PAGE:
I don’t have a firm grip on what’s going on here, but keep an eye on this development: there appears to be a growing wave of troubling accusations against Cards Against Humanity, the Chicago media company, primarily facilitated over social media under the #CAHisOver hashtag. The wave seems to stem from this June 6 Twitter thread by a former employee, Theresa Stewart, who accused the company — and in particular, one of its co-founders, Max Temkin — of creating a toxic workplace culture that has especially affected people of color in the past. The Twitter thread was followed up two days later by a Medium post from the feminist media critic Anita Sarkeesian, who regarded Stewart’s narrative as consistent with stories from a whisper network that supported the view of Cards Against Humanity as a toxic workplace. Sarkeesian ended the post by calling for business partners and collaborators to break ties with the company. Posts under the #CAHisOver hashtag went on to swell over the past week or so, but curiously enough, there hasn’t appeared to be any media coverage of this development since the hashtag flared up. Neither Temkin nor the company have responded publicly to the accusations.
I’m flagging this story because Cards Against Humanity is somewhat relevant to podcasting. Aside from being a unique media company — among other things, its recent activities involve acquiring Clickhole from Gizmodo Media Group — it also operates the Chicago Podcast Cooperative, the city-specific collective whose most famous alumnus is Hello From the Magic Tavern. The company’s offices additionally serves as a physical hub of sorts for the city’s podcast community.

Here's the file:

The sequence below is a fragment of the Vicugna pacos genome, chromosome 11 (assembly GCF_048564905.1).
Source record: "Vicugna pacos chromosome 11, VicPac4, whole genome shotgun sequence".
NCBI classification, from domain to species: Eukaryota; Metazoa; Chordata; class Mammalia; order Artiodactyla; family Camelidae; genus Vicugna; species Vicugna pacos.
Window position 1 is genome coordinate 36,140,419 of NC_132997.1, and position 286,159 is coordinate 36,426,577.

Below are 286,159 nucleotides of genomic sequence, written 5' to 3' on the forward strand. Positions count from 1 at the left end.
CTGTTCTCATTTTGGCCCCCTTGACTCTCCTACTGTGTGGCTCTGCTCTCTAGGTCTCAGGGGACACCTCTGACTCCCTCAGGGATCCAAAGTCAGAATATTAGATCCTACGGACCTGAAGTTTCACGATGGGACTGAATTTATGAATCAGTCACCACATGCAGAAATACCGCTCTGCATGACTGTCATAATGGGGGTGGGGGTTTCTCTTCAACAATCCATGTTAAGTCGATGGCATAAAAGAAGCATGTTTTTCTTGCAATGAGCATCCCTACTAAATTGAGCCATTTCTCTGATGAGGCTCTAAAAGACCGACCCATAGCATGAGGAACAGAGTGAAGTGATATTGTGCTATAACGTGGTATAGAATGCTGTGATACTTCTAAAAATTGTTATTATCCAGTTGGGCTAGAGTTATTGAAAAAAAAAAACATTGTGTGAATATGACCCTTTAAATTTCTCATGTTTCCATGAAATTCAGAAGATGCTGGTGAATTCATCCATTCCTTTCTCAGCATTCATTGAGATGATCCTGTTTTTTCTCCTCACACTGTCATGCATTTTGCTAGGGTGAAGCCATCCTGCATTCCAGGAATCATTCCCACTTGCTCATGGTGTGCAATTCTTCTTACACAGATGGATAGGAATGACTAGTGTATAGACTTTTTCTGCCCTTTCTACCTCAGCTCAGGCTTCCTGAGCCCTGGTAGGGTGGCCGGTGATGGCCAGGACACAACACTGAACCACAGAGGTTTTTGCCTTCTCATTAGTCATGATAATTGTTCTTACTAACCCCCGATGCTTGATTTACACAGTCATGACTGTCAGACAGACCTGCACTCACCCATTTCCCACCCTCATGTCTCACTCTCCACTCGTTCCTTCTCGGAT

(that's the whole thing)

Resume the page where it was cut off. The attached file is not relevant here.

Here’s how one Chicago-based podcaster described the relationship between CAH and the city’s podcast community to me: “I would not describe the Chicago podcast scene as terribly cohesive, but when it comes to comedy and pop culture shows in particular, many roads lead back to Max Temkin and Cards Against Humanity… CAH has its own well-established shows; they’ve opened their recording studio for independent shows to use; and of course there’s the Chicago Podcast Cooperative.” The source cited another example of Cards Against Humanity’s influence in Chicago podcasting: the fact that Transistor, the hosting company, was co-founded by a CAH alumnus.
Again, a troubling development. We’ll continue to track this story.